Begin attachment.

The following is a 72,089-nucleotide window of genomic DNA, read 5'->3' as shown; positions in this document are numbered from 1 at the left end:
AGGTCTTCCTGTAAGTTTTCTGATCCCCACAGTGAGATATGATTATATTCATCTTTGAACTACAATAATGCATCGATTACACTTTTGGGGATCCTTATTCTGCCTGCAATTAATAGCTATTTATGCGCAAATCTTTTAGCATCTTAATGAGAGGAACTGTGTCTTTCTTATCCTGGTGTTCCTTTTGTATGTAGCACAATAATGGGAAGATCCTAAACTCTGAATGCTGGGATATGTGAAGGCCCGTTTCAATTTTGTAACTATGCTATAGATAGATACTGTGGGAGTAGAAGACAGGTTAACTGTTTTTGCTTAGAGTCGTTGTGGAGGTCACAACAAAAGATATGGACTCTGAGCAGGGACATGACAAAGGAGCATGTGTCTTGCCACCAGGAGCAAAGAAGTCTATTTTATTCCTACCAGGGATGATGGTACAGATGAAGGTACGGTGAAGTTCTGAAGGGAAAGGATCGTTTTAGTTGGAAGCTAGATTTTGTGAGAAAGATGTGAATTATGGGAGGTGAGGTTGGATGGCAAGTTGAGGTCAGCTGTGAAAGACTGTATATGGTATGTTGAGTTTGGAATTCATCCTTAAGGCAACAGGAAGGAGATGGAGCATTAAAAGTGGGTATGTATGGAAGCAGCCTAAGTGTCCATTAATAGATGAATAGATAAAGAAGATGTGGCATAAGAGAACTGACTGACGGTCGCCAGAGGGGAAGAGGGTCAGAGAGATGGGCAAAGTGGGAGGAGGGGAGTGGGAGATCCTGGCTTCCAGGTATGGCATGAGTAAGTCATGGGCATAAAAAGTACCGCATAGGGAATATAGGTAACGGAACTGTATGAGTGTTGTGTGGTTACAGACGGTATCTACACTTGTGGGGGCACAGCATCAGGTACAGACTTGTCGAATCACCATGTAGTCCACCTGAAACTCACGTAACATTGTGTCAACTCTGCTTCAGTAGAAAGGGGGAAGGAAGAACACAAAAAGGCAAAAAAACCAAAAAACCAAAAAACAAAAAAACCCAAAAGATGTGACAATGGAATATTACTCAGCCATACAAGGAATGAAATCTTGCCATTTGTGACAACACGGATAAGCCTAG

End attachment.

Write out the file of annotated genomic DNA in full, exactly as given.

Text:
The following is a 72,089-nucleotide window of genomic DNA, read 5'->3' as shown; positions in this document are numbered from 1 at the left end:
AGGTCTTCCTGTAAGTTTTCTGATCCCCACAGTGAGATATGATTATATTCATCTTTGAACTACAATAATGCATCGATTACACTTTTGGGGATCCTTATTCTGCCTGCAATTAATAGCTATTTATGCGCAAATCTTTTAGCATCTTAATGAGAGGAACTGTGTCTTTCTTATCCTGGTGTTCCTTTTGTATGTAGCACAATAATGGGAAGATCCTAAACTCTGAATGCTGGGATATGTGAAGGCCCGTTTCAATTTTGTAACTATGCTATAGATAGATACTGTGGGAGTAGAAGACAGGTTAACTGTTTTTGCTTAGAGTCGTTGTGGAGGTCACAACAAAAGATATGGACTCTGAGCAGGGACATGACAAAGGAGCATGTGTCTTGCCACCAGGAGCAAAGAAGTCTATTTTATTCCTACCAGGGATGATGGTACAGATGAAGGTACGGTGAAGTTCTGAAGGGAAAGGATCGTTTTAGTTGGAAGCTAGATTTTGTGAGAAAGATGTGAATTATGGGAGGTGAGGTTGGATGGCAAGTTGAGGTCAGCTGTGAAAGACTGTATATGGTATGTTGAGTTTGGAATTCATCCTTAAGGCAACAGGAAGGAGATGGAGCATTAAAAGTGGGTATGTATGGAAGCAGCCTAAGTGTCCATTAATAGATGAATAGATAAAGAAGATGTGGCATAAGAGAACTGACTGACGGTCGCCAGAGGGGAAGAGGGTCAGAGAGATGGGCAAAGTGGGAGGAGGGGAGTGGGAGATCCTGGCTTCCAGGTATGGCATGAGTAAGTCATGGGCATAAAAAGTACCGCATAGGGAATATAGGTAACGGAACTGTATGAGTGTTGTGTGGTTACAGACGGTATCTACACTTGTGGGGGCACAGCATCAGGTACAGACTTGTCGAATCACCATGTAGTCCACCTGAAACTCACGTAACATTGTGTCAACTCTGCTTCAGTAGAAAGGGGGAAGGAAGAACACAAAAAGGCAAAAAAACCAAAAAACCAAAAAACAAAAAAACCCAAAAGATGTGACAATGGAATATTACTCAGCCATACAAGGAATGAAATCTTGCCATTTGTGACAACACGGATAAGCCTAG